The tragic death of Savita Halappanavar in October last year has led to new surge in the abortion debate here in Ireland.
In Europe, only Malta, where abortion is banned outright, has stricter abortion laws than Ireland. Here, the high court ruling in the ‘x case‘ has determined that abortion can only be permitted in a case where the mother’s life is in immediate danger. This ruling, however, has yet to be converted into law, which was undoubtedly a contributing factor in Savita’s sad death.
I’m from The Netherlands, where abortions are available on request, free of charge, up to a gestational limit of 13 weeks. I remember this being presented in school as a hard won feminist right. I don’t know if this was the teacher’s perspective seeping through (she, thinking back, did probably hold strong feminist opinions), or the view proposed in our schoolbooks and the national syllabus as well. In any case, as a teenager, I took this view without question. I was in favour of abortion, believed it to be an undeniable woman’s right. Of course, at that time in my life, it was a purely academic question. I wasn’t even sure I wanted any children ever, never mind the possibility of me getting pregnant any time soon.
Fifteen years, a marriage and a child on, my views are a lot more nuanced. I think I am still pro choice. Ultimately, I believe that it is the mother, and the mother alone, who should be allowed to decide. Her body, her decision. If you are morally opposed to abortion, you don’t have to avail of one should you find yourself faced with an unplanned pregnancy. I guess that means I am pro choice, though I dislike applying that label to myself. Personally, I don’t think I could have an abortion. But my point of view is based on a happy marriage, and having a safe and happy home to offer to any children. I am honest enough to admit that under different circumstances I might well decide very differently too.
The abortion question in Ireland is a political affair as much as a feminist one. The Eight Amendment of the Irish constitution reads as follows:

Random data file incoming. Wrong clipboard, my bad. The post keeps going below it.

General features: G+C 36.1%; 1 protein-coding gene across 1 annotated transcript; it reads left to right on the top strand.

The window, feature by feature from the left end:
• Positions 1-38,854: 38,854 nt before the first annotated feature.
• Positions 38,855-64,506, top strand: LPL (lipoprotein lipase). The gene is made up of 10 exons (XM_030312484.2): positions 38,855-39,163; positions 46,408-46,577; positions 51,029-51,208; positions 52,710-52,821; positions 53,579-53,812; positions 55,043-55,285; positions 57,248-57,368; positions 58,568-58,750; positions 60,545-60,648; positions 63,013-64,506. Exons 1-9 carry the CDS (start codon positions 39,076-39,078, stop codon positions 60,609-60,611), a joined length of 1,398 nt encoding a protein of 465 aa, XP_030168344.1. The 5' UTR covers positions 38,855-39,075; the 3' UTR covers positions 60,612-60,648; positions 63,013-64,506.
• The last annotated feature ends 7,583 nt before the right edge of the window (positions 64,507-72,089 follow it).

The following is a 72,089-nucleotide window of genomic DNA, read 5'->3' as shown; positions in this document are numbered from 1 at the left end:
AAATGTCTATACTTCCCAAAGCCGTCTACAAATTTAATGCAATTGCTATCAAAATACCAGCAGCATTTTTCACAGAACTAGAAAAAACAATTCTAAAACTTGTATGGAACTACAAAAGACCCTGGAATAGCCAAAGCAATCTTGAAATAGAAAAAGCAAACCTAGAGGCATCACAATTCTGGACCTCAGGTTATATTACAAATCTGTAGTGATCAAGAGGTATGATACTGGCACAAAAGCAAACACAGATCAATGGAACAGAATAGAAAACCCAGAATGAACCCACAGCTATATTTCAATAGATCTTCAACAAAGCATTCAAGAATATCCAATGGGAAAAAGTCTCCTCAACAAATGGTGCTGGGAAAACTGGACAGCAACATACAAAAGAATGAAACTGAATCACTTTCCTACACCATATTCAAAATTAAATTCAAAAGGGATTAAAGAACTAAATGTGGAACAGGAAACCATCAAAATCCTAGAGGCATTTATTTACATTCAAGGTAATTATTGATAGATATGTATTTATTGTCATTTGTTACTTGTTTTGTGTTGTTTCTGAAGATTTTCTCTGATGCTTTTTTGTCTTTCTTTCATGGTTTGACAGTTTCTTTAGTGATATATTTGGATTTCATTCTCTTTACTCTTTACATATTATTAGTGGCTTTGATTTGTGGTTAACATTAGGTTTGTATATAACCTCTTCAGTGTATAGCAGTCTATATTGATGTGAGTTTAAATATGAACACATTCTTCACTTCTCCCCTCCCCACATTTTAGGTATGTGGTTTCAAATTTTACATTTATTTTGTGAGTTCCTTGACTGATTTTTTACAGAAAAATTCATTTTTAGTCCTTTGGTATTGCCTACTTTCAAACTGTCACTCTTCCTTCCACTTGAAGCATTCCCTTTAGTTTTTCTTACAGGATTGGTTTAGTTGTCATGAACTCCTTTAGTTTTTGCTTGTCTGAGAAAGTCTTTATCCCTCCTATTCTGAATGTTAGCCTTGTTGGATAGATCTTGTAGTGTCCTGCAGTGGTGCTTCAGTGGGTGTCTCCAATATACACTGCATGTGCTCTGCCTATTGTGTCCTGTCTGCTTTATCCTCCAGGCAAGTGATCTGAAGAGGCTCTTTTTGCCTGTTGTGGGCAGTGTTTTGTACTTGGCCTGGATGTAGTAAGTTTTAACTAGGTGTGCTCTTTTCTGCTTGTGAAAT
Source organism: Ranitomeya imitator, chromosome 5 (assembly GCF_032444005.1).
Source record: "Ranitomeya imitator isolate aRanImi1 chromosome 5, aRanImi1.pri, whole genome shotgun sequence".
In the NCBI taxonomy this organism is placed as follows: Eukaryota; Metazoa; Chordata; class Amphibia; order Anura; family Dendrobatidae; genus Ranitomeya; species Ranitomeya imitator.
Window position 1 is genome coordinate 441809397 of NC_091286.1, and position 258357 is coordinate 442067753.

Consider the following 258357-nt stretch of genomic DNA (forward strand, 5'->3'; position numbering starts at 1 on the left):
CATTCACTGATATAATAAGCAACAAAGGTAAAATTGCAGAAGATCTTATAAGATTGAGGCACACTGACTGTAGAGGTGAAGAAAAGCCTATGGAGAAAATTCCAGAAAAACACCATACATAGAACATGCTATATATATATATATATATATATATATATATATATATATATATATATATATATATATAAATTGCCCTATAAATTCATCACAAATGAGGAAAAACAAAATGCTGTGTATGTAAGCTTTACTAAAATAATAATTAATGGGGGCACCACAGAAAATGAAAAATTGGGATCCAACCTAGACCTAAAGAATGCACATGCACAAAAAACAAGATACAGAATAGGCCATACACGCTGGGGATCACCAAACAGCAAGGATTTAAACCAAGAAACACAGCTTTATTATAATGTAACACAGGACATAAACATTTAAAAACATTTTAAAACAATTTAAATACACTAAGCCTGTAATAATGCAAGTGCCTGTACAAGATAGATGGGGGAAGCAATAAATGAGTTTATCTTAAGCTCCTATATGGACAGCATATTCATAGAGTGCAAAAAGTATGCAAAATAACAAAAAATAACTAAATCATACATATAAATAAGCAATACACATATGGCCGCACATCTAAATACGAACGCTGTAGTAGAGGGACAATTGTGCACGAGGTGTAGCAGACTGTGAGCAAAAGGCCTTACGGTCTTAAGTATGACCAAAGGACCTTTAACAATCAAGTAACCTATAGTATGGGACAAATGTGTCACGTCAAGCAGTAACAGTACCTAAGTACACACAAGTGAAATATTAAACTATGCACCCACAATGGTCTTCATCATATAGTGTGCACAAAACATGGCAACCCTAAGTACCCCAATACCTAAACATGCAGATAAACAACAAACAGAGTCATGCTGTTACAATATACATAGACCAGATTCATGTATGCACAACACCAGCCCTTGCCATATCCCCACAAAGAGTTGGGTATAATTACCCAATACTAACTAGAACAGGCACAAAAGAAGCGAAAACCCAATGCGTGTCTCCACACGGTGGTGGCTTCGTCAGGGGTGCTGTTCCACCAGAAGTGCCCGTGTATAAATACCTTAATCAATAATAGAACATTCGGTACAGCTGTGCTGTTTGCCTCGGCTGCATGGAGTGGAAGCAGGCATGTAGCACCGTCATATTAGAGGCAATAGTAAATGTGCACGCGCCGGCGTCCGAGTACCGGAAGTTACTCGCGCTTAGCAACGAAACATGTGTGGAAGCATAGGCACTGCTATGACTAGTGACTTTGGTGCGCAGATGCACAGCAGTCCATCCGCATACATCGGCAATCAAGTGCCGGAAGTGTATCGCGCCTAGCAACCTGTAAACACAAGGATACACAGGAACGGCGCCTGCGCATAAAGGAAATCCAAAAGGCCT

The State acknowledges the right to life of the unborn and, with due regard to the equal right to life of the mother, guarantees in its laws to respect, and, as far as practicable, by its laws to defend and vindicate that right.
Changes to the Irish constitution must be endorsed by the electorate in a referendum. I like that about Ireland; it is very democratic. Five such referenda on abortion have been held in the state, last in 2002. All these proposed changes were rejected. This would suggest that a change in abortion laws do not have the support of the general public.
To complicate matters further, most women in Ireland who want an abortion do in fact have access to one. ‘Taking the boat to England’ is an euphemism for getting an abortion. It is estimated that around 6000 people make the journey each year. The thirteenth and the fourteenth amendments of the Irish constitution in fact preserve the right of women to travel abroad to obtain services (such as abortion) not available in the Republic.
What makes me uneasy about the whole debate is that both sides tend to be very extremist in their opinions and arguments. A friend of mine regularly posts pro-life propaganda on Facebook. He is otherwise the most logical person I know. I greatly value his opinion on most topics as he takes a very objective approach to most issues. On the abortion question, however, is refuses to consider any of the arguments in favour. The photographs and stories he shares are sensationalist and often not very representative of the reality of abortion. In Dublin city, I regularly encounter pro lifers sharing the same sort of material openly. While I’m not sure why they are protesting against something that is already illegal anyway, I can’t help but think that this sensationalist approach is not doing them any favours. It’s hard to take a position serious that appears to be supported mostly by gruesome pictures.
Of course, the pro-choicers can be as extreme in their campaigns, equally refusing to acknowledge the other side of the argument and equally using horrid and non-typical examples that have little do with reality. This is why, although my opinion is essentially pro-choice, I loath to actually be associated with the pro-life campaign.
Savita’s death was tragic and unnecessary. It has reignited the abortion debate in Ireland. It looks like the ruling of the ‘x case’ will finally be passed into legislation. A lot has changed in Irish society since the last abortion referendum was held in 2002. Perhaps it is time for another referendum. However, given that a pro-life vigil in Dublin recently attracted 25,000 participants, while the counter pro-choice demonstration only attracted 200, I wouldn’t be too sure that there will be a change in outcome.